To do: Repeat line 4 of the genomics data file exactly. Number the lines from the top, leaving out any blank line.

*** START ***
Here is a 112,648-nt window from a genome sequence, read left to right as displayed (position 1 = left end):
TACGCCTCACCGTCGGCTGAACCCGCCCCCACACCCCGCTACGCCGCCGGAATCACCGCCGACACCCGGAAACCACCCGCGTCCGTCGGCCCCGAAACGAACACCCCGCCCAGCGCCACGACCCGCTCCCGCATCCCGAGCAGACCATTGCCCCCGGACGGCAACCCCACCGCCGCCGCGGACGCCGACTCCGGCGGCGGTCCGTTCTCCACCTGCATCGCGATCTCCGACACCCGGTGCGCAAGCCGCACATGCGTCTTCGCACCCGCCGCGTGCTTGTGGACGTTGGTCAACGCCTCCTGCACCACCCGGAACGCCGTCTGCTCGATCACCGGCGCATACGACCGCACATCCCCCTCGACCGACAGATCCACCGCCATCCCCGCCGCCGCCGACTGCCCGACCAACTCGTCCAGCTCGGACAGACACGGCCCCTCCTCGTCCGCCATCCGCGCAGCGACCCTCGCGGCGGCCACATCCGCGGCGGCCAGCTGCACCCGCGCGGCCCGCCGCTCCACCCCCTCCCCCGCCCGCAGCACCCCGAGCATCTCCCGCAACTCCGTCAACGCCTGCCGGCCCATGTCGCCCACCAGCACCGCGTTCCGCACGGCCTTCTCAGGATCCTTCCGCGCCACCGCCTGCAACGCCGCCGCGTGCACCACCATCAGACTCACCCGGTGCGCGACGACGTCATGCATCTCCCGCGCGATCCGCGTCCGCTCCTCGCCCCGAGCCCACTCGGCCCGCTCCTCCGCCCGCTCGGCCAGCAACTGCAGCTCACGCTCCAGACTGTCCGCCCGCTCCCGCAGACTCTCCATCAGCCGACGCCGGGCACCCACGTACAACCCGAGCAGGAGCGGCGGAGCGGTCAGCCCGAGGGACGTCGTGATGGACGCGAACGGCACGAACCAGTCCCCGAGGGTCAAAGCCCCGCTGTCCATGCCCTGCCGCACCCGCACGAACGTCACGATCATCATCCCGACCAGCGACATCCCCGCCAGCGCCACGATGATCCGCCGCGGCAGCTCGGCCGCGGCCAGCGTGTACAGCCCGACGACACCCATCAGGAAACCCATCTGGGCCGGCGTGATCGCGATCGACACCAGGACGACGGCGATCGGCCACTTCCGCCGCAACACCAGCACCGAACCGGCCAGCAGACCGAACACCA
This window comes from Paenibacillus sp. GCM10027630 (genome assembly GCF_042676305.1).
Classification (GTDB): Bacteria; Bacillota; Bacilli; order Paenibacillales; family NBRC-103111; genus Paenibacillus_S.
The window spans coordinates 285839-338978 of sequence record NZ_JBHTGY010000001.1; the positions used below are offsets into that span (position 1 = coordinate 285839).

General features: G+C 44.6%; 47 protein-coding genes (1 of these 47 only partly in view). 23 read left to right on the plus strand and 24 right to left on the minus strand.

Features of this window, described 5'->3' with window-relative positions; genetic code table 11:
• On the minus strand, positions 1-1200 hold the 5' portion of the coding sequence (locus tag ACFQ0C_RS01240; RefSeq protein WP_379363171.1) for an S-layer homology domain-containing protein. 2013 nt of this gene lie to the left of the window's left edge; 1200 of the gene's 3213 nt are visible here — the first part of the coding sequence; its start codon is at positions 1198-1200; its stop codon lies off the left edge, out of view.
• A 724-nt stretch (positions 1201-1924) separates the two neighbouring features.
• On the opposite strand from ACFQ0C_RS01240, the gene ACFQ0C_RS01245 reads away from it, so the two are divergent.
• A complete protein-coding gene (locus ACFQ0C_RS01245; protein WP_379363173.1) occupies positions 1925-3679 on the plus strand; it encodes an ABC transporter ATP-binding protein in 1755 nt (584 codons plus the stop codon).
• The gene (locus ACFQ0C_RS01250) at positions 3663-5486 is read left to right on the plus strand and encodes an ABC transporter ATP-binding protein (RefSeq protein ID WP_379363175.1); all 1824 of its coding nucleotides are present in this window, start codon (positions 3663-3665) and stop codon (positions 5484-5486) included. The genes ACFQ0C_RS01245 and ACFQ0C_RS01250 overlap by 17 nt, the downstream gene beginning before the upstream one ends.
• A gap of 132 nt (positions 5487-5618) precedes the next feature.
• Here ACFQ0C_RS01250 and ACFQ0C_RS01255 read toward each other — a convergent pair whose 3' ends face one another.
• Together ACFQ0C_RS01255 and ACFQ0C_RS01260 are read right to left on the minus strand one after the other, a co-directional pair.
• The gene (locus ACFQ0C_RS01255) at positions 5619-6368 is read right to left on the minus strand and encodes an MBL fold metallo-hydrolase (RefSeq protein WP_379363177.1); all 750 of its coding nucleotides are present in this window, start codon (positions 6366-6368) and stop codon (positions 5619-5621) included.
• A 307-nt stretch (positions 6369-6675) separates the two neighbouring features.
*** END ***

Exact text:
Classification (GTDB): Bacteria; Bacillota; Bacilli; order Paenibacillales; family NBRC-103111; genus Paenibacillus_S.